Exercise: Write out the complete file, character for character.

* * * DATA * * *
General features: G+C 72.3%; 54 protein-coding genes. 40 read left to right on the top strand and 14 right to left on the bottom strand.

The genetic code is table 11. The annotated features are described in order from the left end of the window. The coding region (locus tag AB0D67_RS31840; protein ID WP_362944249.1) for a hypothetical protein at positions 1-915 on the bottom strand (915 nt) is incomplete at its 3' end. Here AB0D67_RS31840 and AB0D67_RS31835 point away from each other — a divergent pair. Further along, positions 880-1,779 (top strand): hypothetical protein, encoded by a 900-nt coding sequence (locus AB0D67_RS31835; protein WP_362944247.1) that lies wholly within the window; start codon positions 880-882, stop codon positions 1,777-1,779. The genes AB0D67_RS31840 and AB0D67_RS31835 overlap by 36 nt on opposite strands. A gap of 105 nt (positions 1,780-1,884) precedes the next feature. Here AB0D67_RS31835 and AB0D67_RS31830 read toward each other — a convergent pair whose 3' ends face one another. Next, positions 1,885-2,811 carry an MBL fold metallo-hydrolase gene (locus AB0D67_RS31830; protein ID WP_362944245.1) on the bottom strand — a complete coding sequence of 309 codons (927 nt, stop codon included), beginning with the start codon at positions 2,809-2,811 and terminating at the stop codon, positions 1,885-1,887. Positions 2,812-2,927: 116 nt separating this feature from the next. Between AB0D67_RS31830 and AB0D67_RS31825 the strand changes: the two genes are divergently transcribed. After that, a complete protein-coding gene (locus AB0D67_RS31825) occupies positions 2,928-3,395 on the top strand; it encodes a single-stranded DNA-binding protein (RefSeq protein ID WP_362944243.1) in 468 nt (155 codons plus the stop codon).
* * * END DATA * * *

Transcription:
General features: G+C 72.3%; 54 protein-coding genes. 40 read left to right on the top strand and 14 right to left on the bottom strand.

The genetic code is table 11. The annotated features are described in order from the left end of the window. The coding region (locus tag AB0D67_RS31840; protein ID WP_362944249.1) for a hypothetical protein at positions 1-915 on the bottom strand (915 nt) is incomplete at its 3' end. Here AB0D67_RS31840 and AB0D67_RS31835 point away from each other — a divergent pair. Further along, positions 880-1,779 (top strand): hypothetical protein, encoded by a 900-nt coding sequence (locus AB0D67_RS31835; protein WP_362944247.1) that lies wholly within the window; start codon positions 880-882, stop codon positions 1,777-1,779. The genes AB0D67_RS31840 and AB0D67_RS31835 overlap by 36 nt on opposite strands. A gap of 105 nt (positions 1,780-1,884) precedes the next feature. Here AB0D67_RS31835 and AB0D67_RS31830 read toward each other — a convergent pair whose 3' ends face one another. Next, positions 1,885-2,811 carry an MBL fold metallo-hydrolase gene (locus AB0D67_RS31830; protein ID WP_362944245.1) on the bottom strand — a complete coding sequence of 309 codons (927 nt, stop codon included), beginning with the start codon at positions 2,809-2,811 and terminating at the stop codon, positions 1,885-1,887. Positions 2,812-2,927: 116 nt separating this feature from the next. Between AB0D67_RS31830 and AB0D67_RS31825 the strand changes: the two genes are divergently transcribed. After that, a complete protein-coding gene (locus AB0D67_RS31825) occupies positions 2,928-3,395 on the top strand; it encodes a single-stranded DNA-binding protein (RefSeq protein ID WP_362944243.1) in 468 nt (155 codons plus the stop codon).